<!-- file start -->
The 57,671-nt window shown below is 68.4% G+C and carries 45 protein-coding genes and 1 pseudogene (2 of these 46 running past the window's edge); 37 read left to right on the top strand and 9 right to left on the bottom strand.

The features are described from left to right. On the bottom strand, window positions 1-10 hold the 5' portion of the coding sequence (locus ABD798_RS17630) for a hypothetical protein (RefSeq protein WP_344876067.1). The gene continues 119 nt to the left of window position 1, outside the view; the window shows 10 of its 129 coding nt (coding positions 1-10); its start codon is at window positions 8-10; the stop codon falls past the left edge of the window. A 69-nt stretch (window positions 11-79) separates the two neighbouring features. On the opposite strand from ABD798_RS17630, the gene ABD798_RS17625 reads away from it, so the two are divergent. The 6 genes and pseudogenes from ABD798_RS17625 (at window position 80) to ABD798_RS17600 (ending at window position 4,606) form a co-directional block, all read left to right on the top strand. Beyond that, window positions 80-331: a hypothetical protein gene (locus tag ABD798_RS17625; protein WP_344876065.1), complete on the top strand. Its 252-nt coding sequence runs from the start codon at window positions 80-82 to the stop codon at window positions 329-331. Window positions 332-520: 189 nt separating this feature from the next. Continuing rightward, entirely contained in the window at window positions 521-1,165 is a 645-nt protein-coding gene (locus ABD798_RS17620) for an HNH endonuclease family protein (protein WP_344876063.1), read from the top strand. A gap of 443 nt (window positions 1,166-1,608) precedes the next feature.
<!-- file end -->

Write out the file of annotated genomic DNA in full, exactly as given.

The 57,671-nt window shown below is 68.4% G+C and carries 45 protein-coding genes and 1 pseudogene (2 of these 46 running past the window's edge); 37 read left to right on the top strand and 9 right to left on the bottom strand.

The features are described from left to right. On the bottom strand, window positions 1-10 hold the 5' portion of the coding sequence (locus ABD798_RS17630) for a hypothetical protein (RefSeq protein WP_344876067.1). The gene continues 119 nt to the left of window position 1, outside the view; the window shows 10 of its 129 coding nt (coding positions 1-10); its start codon is at window positions 8-10; the stop codon falls past the left edge of the window. A 69-nt stretch (window positions 11-79) separates the two neighbouring features. On the opposite strand from ABD798_RS17630, the gene ABD798_RS17625 reads away from it, so the two are divergent. The 6 genes and pseudogenes from ABD798_RS17625 (at window position 80) to ABD798_RS17600 (ending at window position 4,606) form a co-directional block, all read left to right on the top strand. Beyond that, window positions 80-331: a hypothetical protein gene (locus tag ABD798_RS17625; protein WP_344876065.1), complete on the top strand. Its 252-nt coding sequence runs from the start codon at window positions 80-82 to the stop codon at window positions 329-331. Window positions 332-520: 189 nt separating this feature from the next. Continuing rightward, entirely contained in the window at window positions 521-1,165 is a 645-nt protein-coding gene (locus ABD798_RS17620) for an HNH endonuclease family protein (protein WP_344876063.1), read from the top strand. A gap of 443 nt (window positions 1,166-1,608) precedes the next feature.